You might think of tradition as a vehicle, a means of bringing the past into the present and handing on what is most valuable and important. Imagine going on a car trip through the desert southwest to the Grand Canyon and never looking out the window of the car except at the road in front of you. All you stare at are the dials and dash lights of the car, or if you’re in the backseat, all you do is watch the movie on the drop-down DVD player. And you never see a desert sunrise or sunset or that gorgeous canyon or anything. All your attention is on the vehicle. That’s crazy, isn’t it? Why bother burning the gas? Why bother with a car trip? Why not just sit in the driveway and admire your car?
Now if there’s something wrong with the car, and it occupies all of your attention, that’s another matter. You’re liable to miss a lot of scenery if you’re worried about the engine or the transmission. When I drove out to California the first time with my Ford Maverick packed with my earthly belongings, I developed a rear axle problem in Elko, Nevada. There was a funny clattering noise coming from the back of the car. And even though I was driving through some beautiful mountain country, I didn’t see much of it because I was concerned about that noise coming from the back of my car.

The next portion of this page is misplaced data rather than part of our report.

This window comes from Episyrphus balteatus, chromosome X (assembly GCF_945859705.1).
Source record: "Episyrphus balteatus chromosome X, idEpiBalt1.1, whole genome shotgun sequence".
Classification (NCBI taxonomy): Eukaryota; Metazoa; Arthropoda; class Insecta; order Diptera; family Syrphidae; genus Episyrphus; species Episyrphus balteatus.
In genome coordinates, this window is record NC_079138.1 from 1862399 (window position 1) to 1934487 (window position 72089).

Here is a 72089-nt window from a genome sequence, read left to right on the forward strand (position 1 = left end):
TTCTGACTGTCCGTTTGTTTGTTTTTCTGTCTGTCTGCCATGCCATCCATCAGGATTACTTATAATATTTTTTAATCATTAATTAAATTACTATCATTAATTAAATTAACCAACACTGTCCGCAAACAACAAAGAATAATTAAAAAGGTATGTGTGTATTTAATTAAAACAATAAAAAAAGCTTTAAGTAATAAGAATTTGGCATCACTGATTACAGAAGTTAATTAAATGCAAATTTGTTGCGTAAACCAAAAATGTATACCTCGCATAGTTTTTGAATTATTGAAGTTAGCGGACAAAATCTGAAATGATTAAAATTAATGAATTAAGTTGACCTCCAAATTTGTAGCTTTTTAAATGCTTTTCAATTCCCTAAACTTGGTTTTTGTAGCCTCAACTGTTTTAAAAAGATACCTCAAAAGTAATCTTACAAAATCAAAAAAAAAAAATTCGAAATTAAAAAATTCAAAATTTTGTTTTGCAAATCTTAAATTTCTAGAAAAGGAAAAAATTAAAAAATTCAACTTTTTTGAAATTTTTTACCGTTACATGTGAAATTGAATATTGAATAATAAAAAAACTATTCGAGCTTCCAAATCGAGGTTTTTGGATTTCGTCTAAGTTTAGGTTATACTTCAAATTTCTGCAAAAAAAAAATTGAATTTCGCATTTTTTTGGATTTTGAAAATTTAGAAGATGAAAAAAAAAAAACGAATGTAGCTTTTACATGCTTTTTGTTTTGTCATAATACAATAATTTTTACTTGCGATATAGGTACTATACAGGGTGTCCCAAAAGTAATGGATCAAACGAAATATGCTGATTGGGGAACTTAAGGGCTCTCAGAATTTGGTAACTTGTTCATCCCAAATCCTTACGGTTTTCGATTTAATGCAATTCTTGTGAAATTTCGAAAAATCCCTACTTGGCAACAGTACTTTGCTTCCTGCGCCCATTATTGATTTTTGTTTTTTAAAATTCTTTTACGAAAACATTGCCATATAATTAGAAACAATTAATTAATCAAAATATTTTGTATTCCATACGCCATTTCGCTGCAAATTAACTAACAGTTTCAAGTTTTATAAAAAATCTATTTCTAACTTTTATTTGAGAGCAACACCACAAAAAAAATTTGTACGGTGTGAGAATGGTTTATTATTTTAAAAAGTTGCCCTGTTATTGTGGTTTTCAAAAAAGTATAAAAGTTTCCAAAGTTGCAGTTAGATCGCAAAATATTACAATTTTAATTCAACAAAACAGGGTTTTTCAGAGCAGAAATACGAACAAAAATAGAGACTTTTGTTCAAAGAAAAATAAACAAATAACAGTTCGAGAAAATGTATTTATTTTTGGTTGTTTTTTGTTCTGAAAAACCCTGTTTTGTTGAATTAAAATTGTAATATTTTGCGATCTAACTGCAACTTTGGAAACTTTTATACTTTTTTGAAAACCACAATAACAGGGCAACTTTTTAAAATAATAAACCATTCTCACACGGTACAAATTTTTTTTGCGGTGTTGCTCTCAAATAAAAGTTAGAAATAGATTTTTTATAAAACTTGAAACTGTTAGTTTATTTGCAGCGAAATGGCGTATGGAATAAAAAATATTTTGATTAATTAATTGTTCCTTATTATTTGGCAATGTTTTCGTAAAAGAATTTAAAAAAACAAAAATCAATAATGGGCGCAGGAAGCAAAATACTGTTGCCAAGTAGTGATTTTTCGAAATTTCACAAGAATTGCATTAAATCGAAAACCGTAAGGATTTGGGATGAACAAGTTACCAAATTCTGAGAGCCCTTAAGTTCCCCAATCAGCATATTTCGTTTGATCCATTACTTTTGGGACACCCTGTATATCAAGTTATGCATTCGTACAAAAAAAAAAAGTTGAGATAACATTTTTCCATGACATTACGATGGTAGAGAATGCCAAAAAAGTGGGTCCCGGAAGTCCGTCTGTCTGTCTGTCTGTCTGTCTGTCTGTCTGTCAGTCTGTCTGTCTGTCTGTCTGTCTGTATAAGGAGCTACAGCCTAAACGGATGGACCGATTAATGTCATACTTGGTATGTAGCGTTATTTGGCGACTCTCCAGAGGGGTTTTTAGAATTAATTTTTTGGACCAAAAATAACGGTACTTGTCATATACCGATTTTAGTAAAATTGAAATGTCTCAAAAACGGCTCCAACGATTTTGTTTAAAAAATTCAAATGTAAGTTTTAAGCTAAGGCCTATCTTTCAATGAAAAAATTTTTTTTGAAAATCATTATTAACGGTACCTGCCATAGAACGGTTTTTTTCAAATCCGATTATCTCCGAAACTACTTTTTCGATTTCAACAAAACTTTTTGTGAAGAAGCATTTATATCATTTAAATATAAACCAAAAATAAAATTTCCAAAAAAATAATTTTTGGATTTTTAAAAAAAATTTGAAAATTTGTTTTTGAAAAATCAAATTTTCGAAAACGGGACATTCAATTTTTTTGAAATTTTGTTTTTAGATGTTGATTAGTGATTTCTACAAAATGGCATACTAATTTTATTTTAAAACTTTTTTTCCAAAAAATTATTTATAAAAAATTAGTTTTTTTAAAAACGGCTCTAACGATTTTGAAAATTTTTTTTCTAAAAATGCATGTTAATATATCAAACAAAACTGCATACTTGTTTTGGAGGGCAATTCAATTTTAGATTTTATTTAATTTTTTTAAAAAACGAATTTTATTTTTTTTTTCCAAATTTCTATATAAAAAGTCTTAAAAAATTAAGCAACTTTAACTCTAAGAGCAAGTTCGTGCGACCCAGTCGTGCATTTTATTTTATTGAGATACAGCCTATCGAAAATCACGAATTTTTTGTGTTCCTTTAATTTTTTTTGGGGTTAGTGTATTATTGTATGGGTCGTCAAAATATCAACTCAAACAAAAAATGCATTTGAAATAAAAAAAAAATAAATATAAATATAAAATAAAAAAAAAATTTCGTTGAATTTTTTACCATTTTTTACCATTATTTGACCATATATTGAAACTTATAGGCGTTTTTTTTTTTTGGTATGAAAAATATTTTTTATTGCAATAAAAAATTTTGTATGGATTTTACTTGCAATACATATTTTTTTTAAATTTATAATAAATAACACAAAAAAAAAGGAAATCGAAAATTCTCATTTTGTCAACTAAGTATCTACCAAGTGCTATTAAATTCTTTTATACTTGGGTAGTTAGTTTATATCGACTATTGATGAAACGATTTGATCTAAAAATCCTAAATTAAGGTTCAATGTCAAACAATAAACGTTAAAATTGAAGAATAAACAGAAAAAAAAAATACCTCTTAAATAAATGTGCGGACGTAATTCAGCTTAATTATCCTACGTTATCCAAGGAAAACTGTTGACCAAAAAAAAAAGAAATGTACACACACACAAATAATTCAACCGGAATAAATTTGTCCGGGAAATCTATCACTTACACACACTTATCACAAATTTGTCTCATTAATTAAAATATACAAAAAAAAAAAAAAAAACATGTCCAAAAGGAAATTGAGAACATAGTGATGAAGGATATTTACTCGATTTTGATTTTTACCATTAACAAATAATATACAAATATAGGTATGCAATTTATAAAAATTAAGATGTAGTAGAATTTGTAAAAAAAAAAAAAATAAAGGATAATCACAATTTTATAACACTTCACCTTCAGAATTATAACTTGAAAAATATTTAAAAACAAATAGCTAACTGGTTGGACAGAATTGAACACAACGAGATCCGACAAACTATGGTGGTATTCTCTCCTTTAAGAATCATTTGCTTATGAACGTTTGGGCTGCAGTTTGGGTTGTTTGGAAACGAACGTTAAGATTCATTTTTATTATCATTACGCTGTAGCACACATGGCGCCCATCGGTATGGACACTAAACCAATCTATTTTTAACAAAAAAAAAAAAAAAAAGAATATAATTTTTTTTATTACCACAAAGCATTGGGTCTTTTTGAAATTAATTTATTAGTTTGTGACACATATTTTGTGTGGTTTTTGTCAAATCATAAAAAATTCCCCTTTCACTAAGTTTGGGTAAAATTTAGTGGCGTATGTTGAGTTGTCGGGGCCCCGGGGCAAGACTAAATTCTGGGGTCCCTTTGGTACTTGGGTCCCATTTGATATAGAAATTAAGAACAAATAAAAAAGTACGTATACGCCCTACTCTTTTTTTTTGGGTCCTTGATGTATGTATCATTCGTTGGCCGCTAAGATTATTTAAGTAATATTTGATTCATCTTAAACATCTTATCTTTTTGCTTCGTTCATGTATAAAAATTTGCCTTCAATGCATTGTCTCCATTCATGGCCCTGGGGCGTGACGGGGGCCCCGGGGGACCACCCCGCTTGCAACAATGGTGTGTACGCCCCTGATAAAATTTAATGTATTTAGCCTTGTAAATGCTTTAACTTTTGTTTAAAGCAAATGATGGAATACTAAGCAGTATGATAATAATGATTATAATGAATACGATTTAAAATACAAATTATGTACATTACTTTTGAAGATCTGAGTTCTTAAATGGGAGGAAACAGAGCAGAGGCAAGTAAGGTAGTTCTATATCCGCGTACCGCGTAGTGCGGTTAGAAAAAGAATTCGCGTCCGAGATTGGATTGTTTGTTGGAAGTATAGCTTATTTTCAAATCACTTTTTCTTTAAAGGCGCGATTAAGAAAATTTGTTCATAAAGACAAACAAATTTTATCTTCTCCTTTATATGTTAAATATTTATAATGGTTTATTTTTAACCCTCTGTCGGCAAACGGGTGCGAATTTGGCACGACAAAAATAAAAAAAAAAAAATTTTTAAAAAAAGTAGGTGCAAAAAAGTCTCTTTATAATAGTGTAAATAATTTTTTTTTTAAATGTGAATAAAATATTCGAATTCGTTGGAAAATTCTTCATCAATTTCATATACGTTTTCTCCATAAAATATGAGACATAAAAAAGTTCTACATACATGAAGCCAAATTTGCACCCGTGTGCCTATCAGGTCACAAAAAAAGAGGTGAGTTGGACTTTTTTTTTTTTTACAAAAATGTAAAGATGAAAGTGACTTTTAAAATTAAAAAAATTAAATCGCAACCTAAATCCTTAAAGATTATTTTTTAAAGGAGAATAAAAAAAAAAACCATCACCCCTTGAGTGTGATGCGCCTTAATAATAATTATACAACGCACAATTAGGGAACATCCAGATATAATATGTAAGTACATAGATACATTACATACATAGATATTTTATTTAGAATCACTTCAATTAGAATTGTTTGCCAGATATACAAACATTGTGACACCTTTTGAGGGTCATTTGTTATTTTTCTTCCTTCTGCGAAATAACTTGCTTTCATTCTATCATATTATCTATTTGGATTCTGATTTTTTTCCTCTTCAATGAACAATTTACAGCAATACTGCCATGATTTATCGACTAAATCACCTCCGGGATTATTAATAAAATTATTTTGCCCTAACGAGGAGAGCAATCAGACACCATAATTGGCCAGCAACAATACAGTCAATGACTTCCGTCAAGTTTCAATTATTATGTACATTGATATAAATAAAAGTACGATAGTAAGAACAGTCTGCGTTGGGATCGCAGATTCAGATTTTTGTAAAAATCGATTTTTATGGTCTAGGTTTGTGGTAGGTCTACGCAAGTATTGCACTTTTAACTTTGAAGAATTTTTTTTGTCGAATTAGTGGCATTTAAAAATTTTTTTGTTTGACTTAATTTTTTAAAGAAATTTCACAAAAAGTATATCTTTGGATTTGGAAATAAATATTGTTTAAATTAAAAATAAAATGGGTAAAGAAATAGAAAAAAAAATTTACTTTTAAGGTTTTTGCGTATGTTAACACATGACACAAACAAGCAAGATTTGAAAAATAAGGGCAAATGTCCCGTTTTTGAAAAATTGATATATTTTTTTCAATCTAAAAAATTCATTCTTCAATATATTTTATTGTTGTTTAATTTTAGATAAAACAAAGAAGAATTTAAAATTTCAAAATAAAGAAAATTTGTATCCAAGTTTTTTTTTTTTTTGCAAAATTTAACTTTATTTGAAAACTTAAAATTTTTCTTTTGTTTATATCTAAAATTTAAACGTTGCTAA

That’s what happens when tradition takes over. When tradition becomes the sum and substance of religion. What happened with the Pharisees of Jesus’ day. They were steeped in tradition – 613 things to do and not do in order to do the righteousness of God. Washing hands and feet and dishes and cushions, not just for personal hygiene but for ceremonial purity. And like all religious types, they took note who followed the traditions and who didn’t. Who washed their hands and cups and saucers and who didn’t. And they didn’t hesitate to point it out to you too, when you weren’t keeping the traditions. They pointed it out to Jesus when His disciples dared to eat with ceremonially unclean hands. And they expected Jesus’ approval. He’s a rabbi. He needs to get his disciples in line. Peter, wash your hands. You too, James and John. And while you’re at it, clean those pots and pans, you don’t know who touched them.”
But Jesus turns the tables on them and quotes a bit of Isaiah in their direction: This people honor me with their lips, but their heart is far from. In vain do they worship me, teaching as doctrine the commandments of men.”
When tradition takes over, when the vehicle becomes the thing itself, the doctrine of God becomes the commandments of men. Or as Jesus said, “You leave the commandment of God and hold to the tradition of men.”